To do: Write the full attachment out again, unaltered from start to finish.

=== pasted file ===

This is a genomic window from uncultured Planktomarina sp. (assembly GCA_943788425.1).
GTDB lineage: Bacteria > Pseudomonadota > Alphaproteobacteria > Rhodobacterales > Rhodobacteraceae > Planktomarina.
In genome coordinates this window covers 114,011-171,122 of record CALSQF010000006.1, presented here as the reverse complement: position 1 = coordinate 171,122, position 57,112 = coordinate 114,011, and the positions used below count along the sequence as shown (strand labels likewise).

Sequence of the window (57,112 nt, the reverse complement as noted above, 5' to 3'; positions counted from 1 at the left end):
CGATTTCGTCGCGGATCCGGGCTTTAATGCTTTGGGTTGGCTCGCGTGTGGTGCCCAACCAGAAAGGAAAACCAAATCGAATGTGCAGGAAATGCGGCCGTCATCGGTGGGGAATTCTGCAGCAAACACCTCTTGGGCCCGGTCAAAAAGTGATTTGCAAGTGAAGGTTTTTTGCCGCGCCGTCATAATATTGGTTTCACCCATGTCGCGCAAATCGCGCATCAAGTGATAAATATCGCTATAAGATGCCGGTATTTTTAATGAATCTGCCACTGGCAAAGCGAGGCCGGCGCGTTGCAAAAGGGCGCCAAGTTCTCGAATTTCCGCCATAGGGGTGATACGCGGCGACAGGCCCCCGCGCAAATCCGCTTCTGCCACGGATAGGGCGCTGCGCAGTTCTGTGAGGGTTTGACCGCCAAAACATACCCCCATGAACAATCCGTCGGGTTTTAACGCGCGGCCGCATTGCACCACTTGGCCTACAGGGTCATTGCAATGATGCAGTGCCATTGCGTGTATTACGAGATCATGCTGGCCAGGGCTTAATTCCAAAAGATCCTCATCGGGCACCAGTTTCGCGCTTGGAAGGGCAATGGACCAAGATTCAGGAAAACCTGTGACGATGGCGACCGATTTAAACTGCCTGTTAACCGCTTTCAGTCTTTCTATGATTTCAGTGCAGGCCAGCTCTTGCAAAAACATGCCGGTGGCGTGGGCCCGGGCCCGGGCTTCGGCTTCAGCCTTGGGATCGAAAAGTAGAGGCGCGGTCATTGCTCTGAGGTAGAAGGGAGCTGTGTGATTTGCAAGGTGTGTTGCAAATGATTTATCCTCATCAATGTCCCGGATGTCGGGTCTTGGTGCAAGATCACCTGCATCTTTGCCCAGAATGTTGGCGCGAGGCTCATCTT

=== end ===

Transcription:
This is a genomic window from uncultured Planktomarina sp. (assembly GCA_943788425.1).
GTDB lineage: Bacteria > Pseudomonadota > Alphaproteobacteria > Rhodobacterales > Rhodobacteraceae > Planktomarina.
In genome coordinates this window covers 114,011-171,122 of record CALSQF010000006.1, presented here as the reverse complement: position 1 = coordinate 171,122, position 57,112 = coordinate 114,011, and the positions used below count along the sequence as shown (strand labels likewise).

Sequence of the window (57,112 nt, the reverse complement as noted above, 5' to 3'; positions counted from 1 at the left end):
CGATTTCGTCGCGGATCCGGGCTTTAATGCTTTGGGTTGGCTCGCGTGTGGTGCCCAACCAGAAAGGAAAACCAAATCGAATGTGCAGGAAATGCGGCCGTCATCGGTGGGGAATTCTGCAGCAAACACCTCTTGGGCCCGGTCAAAAAGTGATTTGCAAGTGAAGGTTTTTTGCCGCGCCGTCATAATATTGGTTTCACCCATGTCGCGCAAATCGCGCATCAAGTGATAAATATCGCTATAAGATGCCGGTATTTTTAATGAATCTGCCACTGGCAAAGCGAGGCCGGCGCGTTGCAAAAGGGCGCCAAGTTCTCGAATTTCCGCCATAGGGGTGATACGCGGCGACAGGCCCCCGCGCAAATCCGCTTCTGCCACGGATAGGGCGCTGCGCAGTTCTGTGAGGGTTTGACCGCCAAAACATACCCCCATGAACAATCCGTCGGGTTTTAACGCGCGGCCGCATTGCACCACTTGGCCTACAGGGTCATTGCAATGATGCAGTGCCATTGCGTGTATTACGAGATCATGCTGGCCAGGGCTTAATTCCAAAAGATCCTCATCGGGCACCAGTTTCGCGCTTGGAAGGGCAATGGACCAAGATTCAGGAAAACCTGTGACGATGGCGACCGATTTAAACTGCCTGTTAACCGCTTTCAGTCTTTCTATGATTTCAGTGCAGGCCAGCTCTTGCAAAAACATGCCGGTGGCGTGGGCCCGGGCCCGGGCTTCGGCTTCAGCCTTGGGATCGAAAAGTAGAGGCGCGGTCATTGCTCTGAGGTAGAAGGGAGCTGTGTGATTTGCAAGGTGTGTTGCAAATGATTTATCCTCATCAATGTCCCGGATGTCGGGTCTTGGTGCAAGATCACCTGCATCTTTGCCCAGAATGTTGGCGCGAGGCTCATCTT